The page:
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  #1  
Old 06-10-2003, 08:47 AM
300SDog's Avatar
gimme a low-tech 240D
 
Join Date: Jan 2003
Location: central ky
Posts: 3,602
Question..... towing damage = ruined drivetrain?

I'd greatly appreciate the opinion of sharpies on this board regarding towing damage.....

My plan is to put an old chassis#110 finbody on the road - souped up with my 85mph 240 engine from my dailly driver '79 rustbucket. Have been told the newer engine will drop right into the older car.

The straight body, standard shift '60s car am now looking at was towed from Texas to New England without disconnecting rear axles or driveshaft several years ago...... Owner tells me transmission damage resulted, but was not specific.

The car isnt running. Am planning to jack up both rear wheels and check for play in differential, axles, etc.

What can i expect to find wrong with drivetrain of standard shift sedan that was towed with rear wheels spinning more than 2,000 miles?
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Old 06-10-2003, 09:32 AM
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Location: PA
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Diesel Dog,

How would towing be much different than driving a manual shift car except that it is done in neutral? I doubt if any damage would be done to any of the driveline parts including the transmission.

An automatic transmission is different. The front oil pump is not turning when being towed so some parts are not properly lubricated or things that should pressurized by the oil are not, so an auto transmission can be damaged by towing.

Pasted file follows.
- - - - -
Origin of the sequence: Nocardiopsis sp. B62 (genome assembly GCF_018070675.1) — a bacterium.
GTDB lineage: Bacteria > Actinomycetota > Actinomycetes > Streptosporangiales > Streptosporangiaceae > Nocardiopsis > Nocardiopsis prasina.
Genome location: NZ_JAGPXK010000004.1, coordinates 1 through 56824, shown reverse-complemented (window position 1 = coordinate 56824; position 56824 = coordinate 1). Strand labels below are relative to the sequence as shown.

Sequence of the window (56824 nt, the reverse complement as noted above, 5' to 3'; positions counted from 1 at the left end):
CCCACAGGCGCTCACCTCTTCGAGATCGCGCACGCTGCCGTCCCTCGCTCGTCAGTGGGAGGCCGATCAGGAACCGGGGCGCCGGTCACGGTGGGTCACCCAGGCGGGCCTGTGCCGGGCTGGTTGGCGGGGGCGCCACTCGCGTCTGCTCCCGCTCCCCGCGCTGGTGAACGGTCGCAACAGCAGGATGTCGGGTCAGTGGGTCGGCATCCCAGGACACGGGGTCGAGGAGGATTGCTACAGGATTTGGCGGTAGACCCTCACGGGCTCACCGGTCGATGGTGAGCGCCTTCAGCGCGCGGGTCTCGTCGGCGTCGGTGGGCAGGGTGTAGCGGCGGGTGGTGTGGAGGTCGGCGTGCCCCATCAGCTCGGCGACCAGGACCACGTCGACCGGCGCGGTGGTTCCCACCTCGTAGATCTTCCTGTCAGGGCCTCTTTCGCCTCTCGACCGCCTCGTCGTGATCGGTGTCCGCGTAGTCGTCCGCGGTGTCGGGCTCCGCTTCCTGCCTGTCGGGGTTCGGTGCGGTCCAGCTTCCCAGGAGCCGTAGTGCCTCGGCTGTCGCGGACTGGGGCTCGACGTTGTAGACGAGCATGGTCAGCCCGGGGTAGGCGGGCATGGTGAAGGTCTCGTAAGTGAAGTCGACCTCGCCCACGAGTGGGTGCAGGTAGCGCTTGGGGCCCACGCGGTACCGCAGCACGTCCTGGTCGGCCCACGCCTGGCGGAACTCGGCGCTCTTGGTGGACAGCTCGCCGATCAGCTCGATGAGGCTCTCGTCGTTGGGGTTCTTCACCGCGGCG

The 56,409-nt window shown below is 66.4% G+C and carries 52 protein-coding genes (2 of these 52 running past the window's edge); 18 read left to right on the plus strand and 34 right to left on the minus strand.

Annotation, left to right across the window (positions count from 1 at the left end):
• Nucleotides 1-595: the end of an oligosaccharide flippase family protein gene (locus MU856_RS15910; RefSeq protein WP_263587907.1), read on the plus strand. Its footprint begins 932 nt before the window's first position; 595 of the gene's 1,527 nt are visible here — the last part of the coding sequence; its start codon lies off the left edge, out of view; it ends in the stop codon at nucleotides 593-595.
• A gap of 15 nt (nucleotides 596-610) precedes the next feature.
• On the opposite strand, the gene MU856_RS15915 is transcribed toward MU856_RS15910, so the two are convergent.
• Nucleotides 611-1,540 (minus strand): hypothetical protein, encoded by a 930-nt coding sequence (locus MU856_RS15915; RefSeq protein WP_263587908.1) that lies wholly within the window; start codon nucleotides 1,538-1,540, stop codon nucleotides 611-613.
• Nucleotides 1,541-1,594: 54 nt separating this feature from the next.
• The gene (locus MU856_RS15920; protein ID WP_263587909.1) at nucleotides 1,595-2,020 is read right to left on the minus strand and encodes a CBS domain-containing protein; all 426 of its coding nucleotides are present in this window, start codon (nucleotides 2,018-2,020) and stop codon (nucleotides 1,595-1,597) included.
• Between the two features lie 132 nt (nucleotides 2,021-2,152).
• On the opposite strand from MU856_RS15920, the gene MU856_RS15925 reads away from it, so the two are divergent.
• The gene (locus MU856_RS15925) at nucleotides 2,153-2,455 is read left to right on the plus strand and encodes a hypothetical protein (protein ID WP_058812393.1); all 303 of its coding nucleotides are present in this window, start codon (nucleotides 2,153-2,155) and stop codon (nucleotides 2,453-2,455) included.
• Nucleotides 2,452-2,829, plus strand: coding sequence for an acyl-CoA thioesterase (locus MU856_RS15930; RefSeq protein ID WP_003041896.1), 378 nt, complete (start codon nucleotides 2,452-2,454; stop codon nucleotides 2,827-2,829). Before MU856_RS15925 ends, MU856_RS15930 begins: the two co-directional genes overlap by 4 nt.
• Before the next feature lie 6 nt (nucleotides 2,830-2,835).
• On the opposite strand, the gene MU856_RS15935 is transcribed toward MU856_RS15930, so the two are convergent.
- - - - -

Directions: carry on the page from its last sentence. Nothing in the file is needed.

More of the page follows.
It is usually recommended to disconnect the driveshaft when towing an automatic transmission car with the drive wheels down. I have never seen it recommended to disconnect drive shaft on a manual shift car when towing. Even with the driveshaft disconnected, the axles and differential gears are moving when being towed, about the same as when driving the car and no damage would occur.

P E H
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  #3  
Old 06-10-2003, 09:40 AM
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Diesel Dog,

I put a 220D engine in a 200D one time, but took it back out because I needed the engine in another 220D.

If I remember correctly, I had to use a 190D bell housing, something on the 200D bell housing would not fit.

There is no clearance for the 220D oil filter in the 190D body, so I had to modify the 220D oil filter housing. I never finished the installation, so I can't tell you of the results.

P E H

Last edited by P.E.Haiges; 06-10-2003 at 07:34 PM.
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  #4  
Old 06-10-2003, 03:41 PM
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Join Date: Feb 2003
Location: TN
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Diesel dog,
Sounds like a cool engine swap you have planned ! I hope you keep us informed of your progress. IMO, engine swappers with a good plan rank toward the pinnacle of mechanicdom !
I rebuild my own auto trannies (GM only, so far) and can mostly 2nd PEH's opinion. An Automatic will primarily have some of it's bushings ruined if towed...similar to running an engine without oil pressure. It seems like a standard tranny should still get enough lube, but it does seem possible to me, that on a long tow, the output shaft bearings or seal on the tranny may have been damaged or maybe failed simply from old age. Let us know what you find out.
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  #5  
Old 06-10-2003, 05:45 PM
300SDog's Avatar
gimme a low-tech 240D
 
Join Date: Jan 2003
Location: central ky
Posts: 3,602